This is, however, nothing compared to the height of the spire, which reaches a total height of 142 meters (466 feet) above the ground. After the spire of the St. Mary’s church in Stralsund burned down, it became the tallest building in the world, a record it would hold a total of 227 years between 1647 and 1874!

Strasbourg Cathedral height
South of the church / Wolfgang Moroder /

6. Strasbourg Cathedral still holds a remarkable record

Even though the cathedral was eventually surpassed in height by the St. Nikolai Church in Hamburg, Germany, it still holds the record of being the tallest church in the world that was completely constructed during the Middle Ages.

Until today, the church remains the 6th-tallest church in the world and is the most prominent landmark in Strasbourg. On a clear day, it can be seen all the way from the Vosges Mountains, a mountain range over 30 kilometers to the southeast of the city, and the Black Forest, a famous forest an equal distance to the east!

Strasbourg Cathedral fun facts
Front of the church / Alexandre Prévot /

7. There’s a statue of the main architect next to the cathedral

The main architect and the man credited with most of the cathedral’s design was Erwin von Steinbach (1244-1318), a German architect.

A monument has been erected in his honor in a town nearby called “Steinbach” which is part of the town of Baden-Baden, about 30 kilometers (20 miles) to the northeast of Strasbourg.

Apart from that, he is also standing just outside of the Cathedral near the southern transept of the church.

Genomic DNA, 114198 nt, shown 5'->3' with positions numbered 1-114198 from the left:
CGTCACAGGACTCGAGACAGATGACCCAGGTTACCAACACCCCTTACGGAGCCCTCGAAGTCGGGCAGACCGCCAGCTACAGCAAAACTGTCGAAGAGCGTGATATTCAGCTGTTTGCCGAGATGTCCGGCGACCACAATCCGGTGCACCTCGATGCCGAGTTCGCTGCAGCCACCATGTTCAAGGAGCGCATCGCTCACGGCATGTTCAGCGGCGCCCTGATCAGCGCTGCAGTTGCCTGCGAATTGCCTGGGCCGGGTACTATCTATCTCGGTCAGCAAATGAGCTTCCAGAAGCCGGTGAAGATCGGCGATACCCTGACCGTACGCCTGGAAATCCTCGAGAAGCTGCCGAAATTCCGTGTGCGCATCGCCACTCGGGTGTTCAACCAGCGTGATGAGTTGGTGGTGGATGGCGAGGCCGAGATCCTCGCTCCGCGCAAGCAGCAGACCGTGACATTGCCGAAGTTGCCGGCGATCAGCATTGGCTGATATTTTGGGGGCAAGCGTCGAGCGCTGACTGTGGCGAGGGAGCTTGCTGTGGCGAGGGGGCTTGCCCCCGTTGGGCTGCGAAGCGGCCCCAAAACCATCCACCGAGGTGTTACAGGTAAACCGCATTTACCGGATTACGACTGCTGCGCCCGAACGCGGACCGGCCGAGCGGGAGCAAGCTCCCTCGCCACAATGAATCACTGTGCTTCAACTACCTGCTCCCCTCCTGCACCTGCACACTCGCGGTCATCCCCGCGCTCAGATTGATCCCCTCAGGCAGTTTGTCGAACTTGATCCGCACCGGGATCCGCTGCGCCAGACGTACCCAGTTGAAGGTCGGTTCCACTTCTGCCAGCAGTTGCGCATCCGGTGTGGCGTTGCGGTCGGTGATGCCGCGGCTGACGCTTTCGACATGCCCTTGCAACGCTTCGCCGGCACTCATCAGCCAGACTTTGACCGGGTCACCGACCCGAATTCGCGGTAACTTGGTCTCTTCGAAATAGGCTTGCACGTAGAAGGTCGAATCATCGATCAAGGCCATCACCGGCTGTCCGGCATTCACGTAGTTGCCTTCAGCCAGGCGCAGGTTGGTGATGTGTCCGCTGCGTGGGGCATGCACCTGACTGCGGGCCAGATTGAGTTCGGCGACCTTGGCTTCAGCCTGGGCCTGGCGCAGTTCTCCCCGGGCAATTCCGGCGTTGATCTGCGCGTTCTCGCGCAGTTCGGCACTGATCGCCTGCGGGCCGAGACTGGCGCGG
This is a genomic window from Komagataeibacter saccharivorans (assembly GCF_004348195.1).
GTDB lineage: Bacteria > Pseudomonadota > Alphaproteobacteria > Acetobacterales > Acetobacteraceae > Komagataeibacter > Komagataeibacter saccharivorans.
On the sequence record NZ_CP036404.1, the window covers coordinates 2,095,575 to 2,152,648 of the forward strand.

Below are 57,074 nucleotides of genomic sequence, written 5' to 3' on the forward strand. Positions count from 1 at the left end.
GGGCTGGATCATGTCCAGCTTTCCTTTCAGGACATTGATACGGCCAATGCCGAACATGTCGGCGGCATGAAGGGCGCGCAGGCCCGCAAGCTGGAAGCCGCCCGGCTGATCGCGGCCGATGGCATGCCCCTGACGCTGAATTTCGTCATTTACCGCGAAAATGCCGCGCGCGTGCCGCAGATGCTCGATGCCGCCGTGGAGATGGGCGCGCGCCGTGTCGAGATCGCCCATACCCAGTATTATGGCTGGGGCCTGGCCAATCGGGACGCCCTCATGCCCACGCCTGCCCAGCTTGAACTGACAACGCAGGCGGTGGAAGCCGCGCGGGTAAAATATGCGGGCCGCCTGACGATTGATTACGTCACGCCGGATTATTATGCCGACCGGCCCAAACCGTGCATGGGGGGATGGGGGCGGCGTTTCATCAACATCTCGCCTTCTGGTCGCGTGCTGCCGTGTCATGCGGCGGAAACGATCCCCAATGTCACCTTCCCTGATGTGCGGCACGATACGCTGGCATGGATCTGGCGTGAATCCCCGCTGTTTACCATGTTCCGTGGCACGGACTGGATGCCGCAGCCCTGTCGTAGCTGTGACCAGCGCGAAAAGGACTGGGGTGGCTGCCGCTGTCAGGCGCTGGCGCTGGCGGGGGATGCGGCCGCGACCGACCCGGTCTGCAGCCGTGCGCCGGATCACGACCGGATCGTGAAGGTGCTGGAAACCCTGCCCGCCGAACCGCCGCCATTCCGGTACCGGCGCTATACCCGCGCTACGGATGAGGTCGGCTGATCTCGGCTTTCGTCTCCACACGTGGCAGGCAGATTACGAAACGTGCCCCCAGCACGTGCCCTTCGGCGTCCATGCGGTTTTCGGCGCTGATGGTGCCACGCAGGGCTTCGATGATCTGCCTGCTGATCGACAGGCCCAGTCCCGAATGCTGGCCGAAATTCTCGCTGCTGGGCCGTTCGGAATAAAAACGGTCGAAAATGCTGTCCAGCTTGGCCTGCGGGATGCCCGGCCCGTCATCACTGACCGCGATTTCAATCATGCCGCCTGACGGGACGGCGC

Erwin von Steinbach
Erwin von Steinbach / Ralph Hammann /

8. The most amazing feature of the cathedral is its west façade

While the spire is the most prominent feature, the western façade is the most impressive element of the cathedral’s design. This façade has been credited to Erwin von Steinback and is considered to be an absolute masterpiece of the Gothic Era.

This massive façade was decorated with thousands of figures giving it a unique and magnificent impression!

Strasbourg Cathedral west façade
Claude Truong-Ngoc / Wikimedia Commons – cc-by-sa-3.0

9. The portal outside the northern transept is equally fascinating

The original construction phase utilized the Romanesque architectural style. This was changed and the French Gothic style or “Rayonnant Gothic” was used for most parts of the cathedral starting in the 13th century.

One of the most amazing facts about Strasbourg Cathedral is that an addition was made in the early 16th century in the post-Gothic, early-Renaissance style, as well.

Architect Jakob von Landshut and sculptor Hans von Aachen rebuilt the portal of the northern portal, now referred to as the “Saint-Lawrence portal” or “Portail Saint-Laurent,” starting in 1505, which was the height of the Renaissance period.

Most of the sculptures decorating this portal are copies and the originals are on display in a museum in Strasbourg called the “Musée de l’Œuvre Notre-Dame.”

Saint Lawrence Portal Strasbourg Cathedral
Saint Lawrence Portal / Ralph Hammann /

10. The church marked a historic moment in architecture

While it’s most definitely assumed that drawings of buildings were made before the construction of this cathedral, the construction of this particular church marked an important moment in architectural history.

Together with the Cologne Cathedral, the façade of the Strasbourg Cathedral is considered to be one of the first buildings in history which made architectural drawings necessary to make it conceivable.